Democrats Trying to Override Christie Veto Requiring More Transparency at Port Authority

When the board of the New York-New Jersey Port Authority approved a major toll hike last year, members said it was in part to help finance reconstruction of the World Trade Center.
When a bond covenant later turned out to prove that statement untrue, Democrats in Trenton passed a bill — with significant Republican support — demanding more transparency at the Port Authority.

“We are stating the intent of this legislature that we want stronger financial management, more accountable financial management and certainly more transparent management,” said Sen. BobGordon.

Gov. Chris Christie conditionally vetoed the bill in June. He says it should apply to the entire so-called shadow government of multi-county and bi-state agencies, like the Passaic Valley Sewerage Commission.

Tomorrow Senate Democrats will attempt to override that veto, but this time they’re unlikely to have any Republican support.


“What I hope we can do tomorrow is not override his veto to make it a much more limited oversight of only one agency or we can expand both the openness and the oversight so we can have all these multiple agencies and have even more oversight,” Sen. Tom Kean said. “So I would support the governor’s efforts to expand the scope of the bill.”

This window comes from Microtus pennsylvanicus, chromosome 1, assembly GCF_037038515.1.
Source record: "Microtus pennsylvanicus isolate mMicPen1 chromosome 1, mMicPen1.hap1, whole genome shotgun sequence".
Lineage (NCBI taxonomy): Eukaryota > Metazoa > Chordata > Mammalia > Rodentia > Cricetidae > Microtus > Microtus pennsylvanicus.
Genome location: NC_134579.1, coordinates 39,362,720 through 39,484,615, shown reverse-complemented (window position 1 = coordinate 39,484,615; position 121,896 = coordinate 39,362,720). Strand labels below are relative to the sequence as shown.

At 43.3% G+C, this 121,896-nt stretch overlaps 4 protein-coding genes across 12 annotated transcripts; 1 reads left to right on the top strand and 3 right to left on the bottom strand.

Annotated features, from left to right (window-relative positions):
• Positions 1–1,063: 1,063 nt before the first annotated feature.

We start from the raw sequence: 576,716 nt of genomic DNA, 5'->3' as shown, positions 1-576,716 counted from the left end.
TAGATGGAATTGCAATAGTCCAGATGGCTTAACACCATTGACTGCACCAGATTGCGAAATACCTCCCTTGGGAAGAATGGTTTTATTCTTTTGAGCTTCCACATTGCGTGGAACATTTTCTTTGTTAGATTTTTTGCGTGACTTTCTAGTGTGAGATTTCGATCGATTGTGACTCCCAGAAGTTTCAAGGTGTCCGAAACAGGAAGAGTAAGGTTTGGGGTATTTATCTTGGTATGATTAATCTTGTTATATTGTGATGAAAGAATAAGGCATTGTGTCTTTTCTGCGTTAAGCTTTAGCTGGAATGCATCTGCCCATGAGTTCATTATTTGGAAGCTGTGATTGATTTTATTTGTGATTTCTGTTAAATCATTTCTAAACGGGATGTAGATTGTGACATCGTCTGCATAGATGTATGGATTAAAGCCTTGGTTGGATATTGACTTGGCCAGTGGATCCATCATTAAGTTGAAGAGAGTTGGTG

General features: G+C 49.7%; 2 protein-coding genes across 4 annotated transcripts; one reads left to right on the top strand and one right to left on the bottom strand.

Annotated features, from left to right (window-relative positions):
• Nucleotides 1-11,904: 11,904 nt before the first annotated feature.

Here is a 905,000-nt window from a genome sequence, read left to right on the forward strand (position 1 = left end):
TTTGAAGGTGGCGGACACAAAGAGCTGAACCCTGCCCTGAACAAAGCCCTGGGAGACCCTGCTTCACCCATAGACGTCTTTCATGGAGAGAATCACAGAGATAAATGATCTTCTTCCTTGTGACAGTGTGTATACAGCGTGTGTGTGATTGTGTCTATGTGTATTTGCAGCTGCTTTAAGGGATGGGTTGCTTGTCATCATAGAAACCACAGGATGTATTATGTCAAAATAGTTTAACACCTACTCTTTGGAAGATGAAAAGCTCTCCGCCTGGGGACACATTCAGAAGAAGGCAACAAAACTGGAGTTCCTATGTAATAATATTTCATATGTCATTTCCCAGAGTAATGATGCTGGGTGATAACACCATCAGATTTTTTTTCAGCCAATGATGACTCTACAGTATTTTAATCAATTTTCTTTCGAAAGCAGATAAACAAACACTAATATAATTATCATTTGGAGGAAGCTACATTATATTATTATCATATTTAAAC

It takes a two-thirds majority to override a governor’s veto, so the 24 Senate Democrats would need three Republican votes.

“I’m an optimist,” said Gordon. “If they give us the 27 votes it’ll be the first time we’ve overridden a Chris Christie veto.”

Port Authority Chairman David Samson told The Record editorial board yesterday the PA has made great strides towards transparency lately. He feels a legislative mandate is unnecessary.

But transparency act sponsor Bob Gordon says he wants to make sure that after Samson and others leave, best practices survive. And he said the governor’s efforts to expand the scope of the bill to cover other agencies is just a ruse, because for Port Authority legislation to be effective, an identical bill must pass the New York state legislature.

“I mean, he knew that by adding that language he was killing the process,” Gordon said. “And I really feel it was a hoax.”

Two other bills on the Senate floor tomorrow deserve mention. The Jessica Lunsford Act would mandate a 25-year minimum prison sentence for sexual assault of a child. It’s based on a Florida crime. And the Health Benefit Exchange Act would set up a mechanism for New Jerseyans to obtain health insurance under the new Affordable Care Act.

Chief Political Correspondent Michael Aron reports from Fair Lawn.